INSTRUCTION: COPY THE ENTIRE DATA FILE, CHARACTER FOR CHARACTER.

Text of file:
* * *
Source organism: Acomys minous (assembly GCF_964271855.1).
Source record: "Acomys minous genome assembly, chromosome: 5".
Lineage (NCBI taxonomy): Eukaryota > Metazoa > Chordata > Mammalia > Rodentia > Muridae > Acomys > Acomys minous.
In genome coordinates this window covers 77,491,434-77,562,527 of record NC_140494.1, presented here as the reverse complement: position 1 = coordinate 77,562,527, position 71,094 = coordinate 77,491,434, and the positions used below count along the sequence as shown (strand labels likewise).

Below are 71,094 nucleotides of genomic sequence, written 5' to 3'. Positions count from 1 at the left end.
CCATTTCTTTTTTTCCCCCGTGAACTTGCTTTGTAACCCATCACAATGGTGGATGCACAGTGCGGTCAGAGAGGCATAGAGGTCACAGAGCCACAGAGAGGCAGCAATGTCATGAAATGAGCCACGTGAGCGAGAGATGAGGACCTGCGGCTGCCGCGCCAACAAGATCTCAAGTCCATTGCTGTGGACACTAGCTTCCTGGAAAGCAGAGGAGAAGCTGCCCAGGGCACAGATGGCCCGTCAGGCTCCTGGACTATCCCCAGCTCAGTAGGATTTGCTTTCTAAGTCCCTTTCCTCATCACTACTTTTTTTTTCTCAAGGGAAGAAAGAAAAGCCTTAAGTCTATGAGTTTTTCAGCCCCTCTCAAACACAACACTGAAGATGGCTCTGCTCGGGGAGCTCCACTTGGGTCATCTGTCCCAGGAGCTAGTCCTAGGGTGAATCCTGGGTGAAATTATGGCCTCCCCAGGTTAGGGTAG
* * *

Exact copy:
Source organism: Acomys minous (assembly GCF_964271855.1).
Source record: "Acomys minous genome assembly, chromosome: 5".
Lineage (NCBI taxonomy): Eukaryota > Metazoa > Chordata > Mammalia > Rodentia > Muridae > Acomys > Acomys minous.
In genome coordinates this window covers 77,491,434-77,562,527 of record NC_140494.1, presented here as the reverse complement: position 1 = coordinate 77,562,527, position 71,094 = coordinate 77,491,434, and the positions used below count along the sequence as shown (strand labels likewise).

Below are 71,094 nucleotides of genomic sequence, written 5' to 3'. Positions count from 1 at the left end.
CCATTTCTTTTTTTCCCCCGTGAACTTGCTTTGTAACCCATCACAATGGTGGATGCACAGTGCGGTCAGAGAGGCATAGAGGTCACAGAGCCACAGAGAGGCAGCAATGTCATGAAATGAGCCACGTGAGCGAGAGATGAGGACCTGCGGCTGCCGCGCCAACAAGATCTCAAGTCCATTGCTGTGGACACTAGCTTCCTGGAAAGCAGAGGAGAAGCTGCCCAGGGCACAGATGGCCCGTCAGGCTCCTGGACTATCCCCAGCTCAGTAGGATTTGCTTTCTAAGTCCCTTTCCTCATCACTACTTTTTTTTTCTCAAGGGAAGAAAGAAAAGCCTTAAGTCTATGAGTTTTTCAGCCCCTCTCAAACACAACACTGAAGATGGCTCTGCTCGGGGAGCTCCACTTGGGTCATCTGTCCCAGGAGCTAGTCCTAGGGTGAATCCTGGGTGAAATTATGGCCTCCCCAGGTTAGGGTAG